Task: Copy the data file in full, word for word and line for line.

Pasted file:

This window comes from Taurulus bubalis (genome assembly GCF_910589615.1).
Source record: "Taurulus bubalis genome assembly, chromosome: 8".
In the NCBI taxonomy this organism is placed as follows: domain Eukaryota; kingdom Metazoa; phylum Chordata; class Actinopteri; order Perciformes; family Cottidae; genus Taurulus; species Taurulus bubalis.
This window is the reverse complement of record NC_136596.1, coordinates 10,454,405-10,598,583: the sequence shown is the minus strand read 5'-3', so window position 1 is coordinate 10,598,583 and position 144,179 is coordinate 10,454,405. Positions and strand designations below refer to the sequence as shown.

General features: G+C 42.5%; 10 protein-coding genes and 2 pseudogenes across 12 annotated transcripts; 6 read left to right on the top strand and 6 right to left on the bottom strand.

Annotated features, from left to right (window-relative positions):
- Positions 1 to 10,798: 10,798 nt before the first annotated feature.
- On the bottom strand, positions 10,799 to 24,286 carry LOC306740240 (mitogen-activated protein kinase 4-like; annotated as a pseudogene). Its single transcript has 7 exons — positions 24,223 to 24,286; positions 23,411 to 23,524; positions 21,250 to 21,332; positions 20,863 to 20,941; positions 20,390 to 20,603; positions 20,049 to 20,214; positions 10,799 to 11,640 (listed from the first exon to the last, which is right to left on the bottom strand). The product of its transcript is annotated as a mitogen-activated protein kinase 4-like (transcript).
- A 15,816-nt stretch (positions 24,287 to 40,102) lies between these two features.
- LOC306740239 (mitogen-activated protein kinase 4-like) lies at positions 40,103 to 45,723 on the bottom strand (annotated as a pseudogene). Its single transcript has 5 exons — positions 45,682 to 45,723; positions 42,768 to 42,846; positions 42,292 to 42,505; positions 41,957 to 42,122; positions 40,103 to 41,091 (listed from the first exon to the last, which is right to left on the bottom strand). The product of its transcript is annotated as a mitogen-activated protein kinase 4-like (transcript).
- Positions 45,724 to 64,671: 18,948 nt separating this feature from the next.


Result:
This window comes from Taurulus bubalis (genome assembly GCF_910589615.1).
Source record: "Taurulus bubalis genome assembly, chromosome: 8".
In the NCBI taxonomy this organism is placed as follows: domain Eukaryota; kingdom Metazoa; phylum Chordata; class Actinopteri; order Perciformes; family Cottidae; genus Taurulus; species Taurulus bubalis.
This window is the reverse complement of record NC_136596.1, coordinates 10,454,405-10,598,583: the sequence shown is the minus strand read 5'-3', so window position 1 is coordinate 10,598,583 and position 144,179 is coordinate 10,454,405. Positions and strand designations below refer to the sequence as shown.

General features: G+C 42.5%; 10 protein-coding genes and 2 pseudogenes across 12 annotated transcripts; 6 read left to right on the top strand and 6 right to left on the bottom strand.

Annotated features, from left to right (window-relative positions):
- Positions 1 to 10,798: 10,798 nt before the first annotated feature.
- On the bottom strand, positions 10,799 to 24,286 carry LOC306740240 (mitogen-activated protein kinase 4-like; annotated as a pseudogene). Its single transcript has 7 exons — positions 24,223 to 24,286; positions 23,411 to 23,524; positions 21,250 to 21,332; positions 20,863 to 20,941; positions 20,390 to 20,603; positions 20,049 to 20,214; positions 10,799 to 11,640 (listed from the first exon to the last, which is right to left on the bottom strand). The product of its transcript is annotated as a mitogen-activated protein kinase 4-like (transcript).
- A 15,816-nt stretch (positions 24,287 to 40,102) lies between these two features.
- LOC306740239 (mitogen-activated protein kinase 4-like) lies at positions 40,103 to 45,723 on the bottom strand (annotated as a pseudogene). Its single transcript has 5 exons — positions 45,682 to 45,723; positions 42,768 to 42,846; positions 42,292 to 42,505; positions 41,957 to 42,122; positions 40,103 to 41,091 (listed from the first exon to the last, which is right to left on the bottom strand). The product of its transcript is annotated as a mitogen-activated protein kinase 4-like (transcript).
- Positions 45,724 to 64,671: 18,948 nt separating this feature from the next.